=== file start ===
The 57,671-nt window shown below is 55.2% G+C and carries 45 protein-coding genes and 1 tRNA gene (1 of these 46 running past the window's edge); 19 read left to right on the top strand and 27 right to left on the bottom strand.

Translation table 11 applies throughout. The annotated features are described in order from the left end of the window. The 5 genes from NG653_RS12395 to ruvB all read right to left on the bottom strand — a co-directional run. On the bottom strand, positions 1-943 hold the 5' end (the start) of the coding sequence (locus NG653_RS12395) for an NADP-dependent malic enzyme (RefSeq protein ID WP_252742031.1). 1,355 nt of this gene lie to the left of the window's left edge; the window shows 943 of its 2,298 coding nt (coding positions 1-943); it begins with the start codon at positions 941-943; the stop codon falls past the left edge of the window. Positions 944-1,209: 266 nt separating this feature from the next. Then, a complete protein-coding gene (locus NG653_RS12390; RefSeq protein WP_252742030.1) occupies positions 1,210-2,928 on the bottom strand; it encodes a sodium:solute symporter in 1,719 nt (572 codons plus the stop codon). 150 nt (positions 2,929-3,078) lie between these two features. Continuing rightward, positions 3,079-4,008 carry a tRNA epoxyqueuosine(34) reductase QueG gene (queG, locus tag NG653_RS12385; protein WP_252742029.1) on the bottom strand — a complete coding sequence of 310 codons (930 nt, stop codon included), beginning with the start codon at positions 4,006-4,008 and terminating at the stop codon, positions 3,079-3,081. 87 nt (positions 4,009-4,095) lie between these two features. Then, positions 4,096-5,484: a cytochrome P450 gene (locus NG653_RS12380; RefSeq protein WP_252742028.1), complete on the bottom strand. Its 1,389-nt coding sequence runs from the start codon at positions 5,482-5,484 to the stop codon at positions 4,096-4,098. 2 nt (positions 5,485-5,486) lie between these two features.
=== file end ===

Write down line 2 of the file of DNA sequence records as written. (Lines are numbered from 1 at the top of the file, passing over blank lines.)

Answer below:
Translation table 11 applies throughout. The annotated features are described in order from the left end of the window. The 5 genes from NG653_RS12395 to ruvB all read right to left on the bottom strand — a co-directional run. On the bottom strand, positions 1-943 hold the 5' end (the start) of the coding sequence (locus NG653_RS12395) for an NADP-dependent malic enzyme (RefSeq protein ID WP_252742031.1). 1,355 nt of this gene lie to the left of the window's left edge; the window shows 943 of its 2,298 coding nt (coding positions 1-943); it begins with the start codon at positions 941-943; the stop codon falls past the left edge of the window. Positions 944-1,209: 266 nt separating this feature from the next. Then, a complete protein-coding gene (locus NG653_RS12390; RefSeq protein WP_252742030.1) occupies positions 1,210-2,928 on the bottom strand; it encodes a sodium:solute symporter in 1,719 nt (572 codons plus the stop codon). 150 nt (positions 2,929-3,078) lie between these two features. Continuing rightward, positions 3,079-4,008 carry a tRNA epoxyqueuosine(34) reductase QueG gene (queG, locus tag NG653_RS12385; protein WP_252742029.1) on the bottom strand — a complete coding sequence of 310 codons (930 nt, stop codon included), beginning with the start codon at positions 4,006-4,008 and terminating at the stop codon, positions 3,079-3,081. 87 nt (positions 4,009-4,095) lie between these two features. Then, positions 4,096-5,484: a cytochrome P450 gene (locus NG653_RS12380; RefSeq protein WP_252742028.1), complete on the bottom strand. Its 1,389-nt coding sequence runs from the start codon at positions 5,482-5,484 to the stop codon at positions 4,096-4,098. 2 nt (positions 5,485-5,486) lie between these two features.